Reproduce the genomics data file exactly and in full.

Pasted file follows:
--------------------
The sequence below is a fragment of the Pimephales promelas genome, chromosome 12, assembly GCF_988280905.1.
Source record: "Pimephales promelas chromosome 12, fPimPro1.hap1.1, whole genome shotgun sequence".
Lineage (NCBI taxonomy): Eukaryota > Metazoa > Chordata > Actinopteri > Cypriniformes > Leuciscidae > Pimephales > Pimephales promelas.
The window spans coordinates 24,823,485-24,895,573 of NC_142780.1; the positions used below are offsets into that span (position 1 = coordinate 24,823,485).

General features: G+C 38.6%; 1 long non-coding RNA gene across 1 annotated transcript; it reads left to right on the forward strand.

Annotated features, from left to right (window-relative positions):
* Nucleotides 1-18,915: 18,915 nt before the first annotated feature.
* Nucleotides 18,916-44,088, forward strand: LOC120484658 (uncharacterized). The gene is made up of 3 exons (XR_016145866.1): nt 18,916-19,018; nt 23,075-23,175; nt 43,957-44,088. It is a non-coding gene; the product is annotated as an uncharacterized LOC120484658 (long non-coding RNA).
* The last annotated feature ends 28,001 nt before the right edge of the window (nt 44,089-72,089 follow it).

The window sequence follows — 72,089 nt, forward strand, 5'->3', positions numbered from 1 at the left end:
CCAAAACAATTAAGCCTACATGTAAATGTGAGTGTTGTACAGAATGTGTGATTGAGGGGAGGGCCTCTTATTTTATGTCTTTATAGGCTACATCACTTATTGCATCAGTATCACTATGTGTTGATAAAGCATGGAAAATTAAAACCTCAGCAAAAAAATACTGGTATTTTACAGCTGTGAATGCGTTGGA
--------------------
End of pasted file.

The sequence below is a fragment of the Pimephales promelas genome, chromosome 12, assembly GCF_988280905.1.
Source record: "Pimephales promelas chromosome 12, fPimPro1.hap1.1, whole genome shotgun sequence".
Lineage (NCBI taxonomy): Eukaryota > Metazoa > Chordata > Actinopteri > Cypriniformes > Leuciscidae > Pimephales > Pimephales promelas.
The window spans coordinates 24,823,485-24,895,573 of NC_142780.1; the positions used below are offsets into that span (position 1 = coordinate 24,823,485).

General features: G+C 38.6%; 1 long non-coding RNA gene across 1 annotated transcript; it reads left to right on the forward strand.

Annotated features, from left to right (window-relative positions):
* Nucleotides 1-18,915: 18,915 nt before the first annotated feature.
* Nucleotides 18,916-44,088, forward strand: LOC120484658 (uncharacterized). The gene is made up of 3 exons (XR_016145866.1): nt 18,916-19,018; nt 23,075-23,175; nt 43,957-44,088. It is a non-coding gene; the product is annotated as an uncharacterized LOC120484658 (long non-coding RNA).
* The last annotated feature ends 28,001 nt before the right edge of the window (nt 44,089-72,089 follow it).

The window sequence follows — 72,089 nt, forward strand, 5'->3', positions numbered from 1 at the left end:
CCAAAACAATTAAGCCTACATGTAAATGTGAGTGTTGTACAGAATGTGTGATTGAGGGGAGGGCCTCTTATTTTATGTCTTTATAGGCTACATCACTTATTGCATCAGTATCACTATGTGTTGATAAAGCATGGAAAATTAAAACCTCAGCAAAAAAATACTGGTATTTTACAGCTGTGAATGCGTTGGA